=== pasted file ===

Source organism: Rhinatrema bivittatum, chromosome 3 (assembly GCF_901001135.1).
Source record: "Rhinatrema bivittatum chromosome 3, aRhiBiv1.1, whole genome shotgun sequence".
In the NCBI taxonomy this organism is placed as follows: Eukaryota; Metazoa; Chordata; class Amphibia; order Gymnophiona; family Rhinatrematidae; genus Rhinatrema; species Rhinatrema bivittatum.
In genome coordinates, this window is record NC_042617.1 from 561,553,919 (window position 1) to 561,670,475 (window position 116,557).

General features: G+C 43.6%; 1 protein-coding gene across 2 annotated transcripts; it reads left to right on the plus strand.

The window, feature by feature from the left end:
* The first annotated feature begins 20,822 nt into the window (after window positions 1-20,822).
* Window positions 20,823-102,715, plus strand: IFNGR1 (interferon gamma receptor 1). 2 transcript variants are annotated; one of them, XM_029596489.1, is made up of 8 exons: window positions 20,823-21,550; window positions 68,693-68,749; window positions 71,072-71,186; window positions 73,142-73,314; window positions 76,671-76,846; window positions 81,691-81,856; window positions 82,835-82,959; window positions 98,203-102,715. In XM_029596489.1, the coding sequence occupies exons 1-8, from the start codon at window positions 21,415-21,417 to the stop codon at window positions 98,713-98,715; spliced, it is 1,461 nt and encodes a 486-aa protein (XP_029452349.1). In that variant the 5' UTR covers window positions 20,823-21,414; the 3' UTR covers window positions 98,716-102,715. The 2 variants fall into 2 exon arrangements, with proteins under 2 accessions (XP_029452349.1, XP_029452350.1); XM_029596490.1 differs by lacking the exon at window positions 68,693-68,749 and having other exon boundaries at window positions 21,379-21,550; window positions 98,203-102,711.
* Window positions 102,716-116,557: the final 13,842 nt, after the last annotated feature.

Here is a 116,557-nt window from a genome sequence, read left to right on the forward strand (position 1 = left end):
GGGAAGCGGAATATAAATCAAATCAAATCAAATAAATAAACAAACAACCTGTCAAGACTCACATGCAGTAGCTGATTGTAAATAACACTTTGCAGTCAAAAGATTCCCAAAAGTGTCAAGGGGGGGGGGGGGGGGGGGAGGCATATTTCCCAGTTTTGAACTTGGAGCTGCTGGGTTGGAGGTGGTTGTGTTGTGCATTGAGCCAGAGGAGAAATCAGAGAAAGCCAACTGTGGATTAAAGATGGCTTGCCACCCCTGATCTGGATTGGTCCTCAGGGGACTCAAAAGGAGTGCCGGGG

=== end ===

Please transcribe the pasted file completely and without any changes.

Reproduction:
Source organism: Rhinatrema bivittatum, chromosome 3 (assembly GCF_901001135.1).
Source record: "Rhinatrema bivittatum chromosome 3, aRhiBiv1.1, whole genome shotgun sequence".
In the NCBI taxonomy this organism is placed as follows: Eukaryota; Metazoa; Chordata; class Amphibia; order Gymnophiona; family Rhinatrematidae; genus Rhinatrema; species Rhinatrema bivittatum.
In genome coordinates, this window is record NC_042617.1 from 561,553,919 (window position 1) to 561,670,475 (window position 116,557).

General features: G+C 43.6%; 1 protein-coding gene across 2 annotated transcripts; it reads left to right on the plus strand.

The window, feature by feature from the left end:
* The first annotated feature begins 20,822 nt into the window (after window positions 1-20,822).
* Window positions 20,823-102,715, plus strand: IFNGR1 (interferon gamma receptor 1). 2 transcript variants are annotated; one of them, XM_029596489.1, is made up of 8 exons: window positions 20,823-21,550; window positions 68,693-68,749; window positions 71,072-71,186; window positions 73,142-73,314; window positions 76,671-76,846; window positions 81,691-81,856; window positions 82,835-82,959; window positions 98,203-102,715. In XM_029596489.1, the coding sequence occupies exons 1-8, from the start codon at window positions 21,415-21,417 to the stop codon at window positions 98,713-98,715; spliced, it is 1,461 nt and encodes a 486-aa protein (XP_029452349.1). In that variant the 5' UTR covers window positions 20,823-21,414; the 3' UTR covers window positions 98,716-102,715. The 2 variants fall into 2 exon arrangements, with proteins under 2 accessions (XP_029452349.1, XP_029452350.1); XM_029596490.1 differs by lacking the exon at window positions 68,693-68,749 and having other exon boundaries at window positions 21,379-21,550; window positions 98,203-102,711.
* Window positions 102,716-116,557: the final 13,842 nt, after the last annotated feature.

Here is a 116,557-nt window from a genome sequence, read left to right on the forward strand (position 1 = left end):
GGGAAGCGGAATATAAATCAAATCAAATCAAATAAATAAACAAACAACCTGTCAAGACTCACATGCAGTAGCTGATTGTAAATAACACTTTGCAGTCAAAAGATTCCCAAAAGTGTCAAGGGGGGGGGGGGGGGGGGGAGGCATATTTCCCAGTTTTGAACTTGGAGCTGCTGGGTTGGAGGTGGTTGTGTTGTGCATTGAGCCAGAGGAGAAATCAGAGAAAGCCAACTGTGGATTAAAGATGGCTTGCCACCCCTGATCTGGATTGGTCCTCAGGGGACTCAAAAGGAGTGCCGGGG